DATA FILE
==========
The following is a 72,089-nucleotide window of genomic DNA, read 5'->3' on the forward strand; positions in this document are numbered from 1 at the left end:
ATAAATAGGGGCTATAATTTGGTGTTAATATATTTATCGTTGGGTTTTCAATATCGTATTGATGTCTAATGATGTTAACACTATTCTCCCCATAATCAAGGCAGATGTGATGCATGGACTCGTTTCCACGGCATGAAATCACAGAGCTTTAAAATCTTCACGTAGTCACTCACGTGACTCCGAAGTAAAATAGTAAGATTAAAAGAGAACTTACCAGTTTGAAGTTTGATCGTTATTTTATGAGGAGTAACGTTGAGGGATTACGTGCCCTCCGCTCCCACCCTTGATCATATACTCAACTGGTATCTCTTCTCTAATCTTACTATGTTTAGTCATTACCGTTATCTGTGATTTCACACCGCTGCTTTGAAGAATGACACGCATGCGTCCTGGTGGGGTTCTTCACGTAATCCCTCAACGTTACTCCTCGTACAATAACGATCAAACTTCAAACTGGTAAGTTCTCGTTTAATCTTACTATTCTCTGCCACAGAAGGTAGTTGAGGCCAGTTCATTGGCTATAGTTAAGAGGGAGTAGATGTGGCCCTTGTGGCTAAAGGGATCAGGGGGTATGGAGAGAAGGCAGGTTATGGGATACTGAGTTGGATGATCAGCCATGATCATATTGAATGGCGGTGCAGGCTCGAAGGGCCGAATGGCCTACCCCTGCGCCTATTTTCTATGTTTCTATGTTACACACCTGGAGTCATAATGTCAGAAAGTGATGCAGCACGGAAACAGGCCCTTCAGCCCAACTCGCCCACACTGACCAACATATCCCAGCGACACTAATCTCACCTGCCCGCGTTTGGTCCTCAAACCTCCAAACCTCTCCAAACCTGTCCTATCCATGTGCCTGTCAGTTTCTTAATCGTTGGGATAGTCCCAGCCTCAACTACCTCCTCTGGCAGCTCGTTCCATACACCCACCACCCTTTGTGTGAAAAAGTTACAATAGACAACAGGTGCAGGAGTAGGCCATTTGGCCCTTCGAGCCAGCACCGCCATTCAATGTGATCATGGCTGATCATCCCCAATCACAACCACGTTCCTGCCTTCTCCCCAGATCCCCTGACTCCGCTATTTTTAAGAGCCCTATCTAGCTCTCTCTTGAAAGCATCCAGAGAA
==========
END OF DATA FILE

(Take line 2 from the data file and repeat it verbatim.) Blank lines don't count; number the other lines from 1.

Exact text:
ATAAATAGGGGCTATAATTTGGTGTTAATATATTTATCGTTGGGTTTTCAATATCGTATTGATGTCTAATGATGTTAACACTATTCTCCCCATAATCAAGGCAGATGTGATGCATGGACTCGTTTCCACGGCATGAAATCACAGAGCTTTAAAATCTTCACGTAGTCACTCACGTGACTCCGAAGTAAAATAGTAAGATTAAAAGAGAACTTACCAGTTTGAAGTTTGATCGTTATTTTATGAGGAGTAACGTTGAGGGATTACGTGCCCTCCGCTCCCACCCTTGATCATATACTCAACTGGTATCTCTTCTCTAATCTTACTATGTTTAGTCATTACCGTTATCTGTGATTTCACACCGCTGCTTTGAAGAATGACACGCATGCGTCCTGGTGGGGTTCTTCACGTAATCCCTCAACGTTACTCCTCGTACAATAACGATCAAACTTCAAACTGGTAAGTTCTCGTTTAATCTTACTATTCTCTGCCACAGAAGGTAGTTGAGGCCAGTTCATTGGCTATAGTTAAGAGGGAGTAGATGTGGCCCTTGTGGCTAAAGGGATCAGGGGGTATGGAGAGAAGGCAGGTTATGGGATACTGAGTTGGATGATCAGCCATGATCATATTGAATGGCGGTGCAGGCTCGAAGGGCCGAATGGCCTACCCCTGCGCCTATTTTCTATGTTTCTATGTTACACACCTGGAGTCATAATGTCAGAAAGTGATGCAGCACGGAAACAGGCCCTTCAGCCCAACTCGCCCACACTGACCAACATATCCCAGCGACACTAATCTCACCTGCCCGCGTTTGGTCCTCAAACCTCCAAACCTCTCCAAACCTGTCCTATCCATGTGCCTGTCAGTTTCTTAATCGTTGGGATAGTCCCAGCCTCAACTACCTCCTCTGGCAGCTCGTTCCATACACCCACCACCCTTTGTGTGAAAAAGTTACAATAGACAACAGGTGCAGGAGTAGGCCATTTGGCCCTTCGAGCCAGCACCGCCATTCAATGTGATCATGGCTGATCATCCCCAATCACAACCACGTTCCTGCCTTCTCCCCAGATCCCCTGACTCCGCTATTTTTAAGAGCCCTATCTAGCTCTCTCTTGAAAGCATCCAGAGAA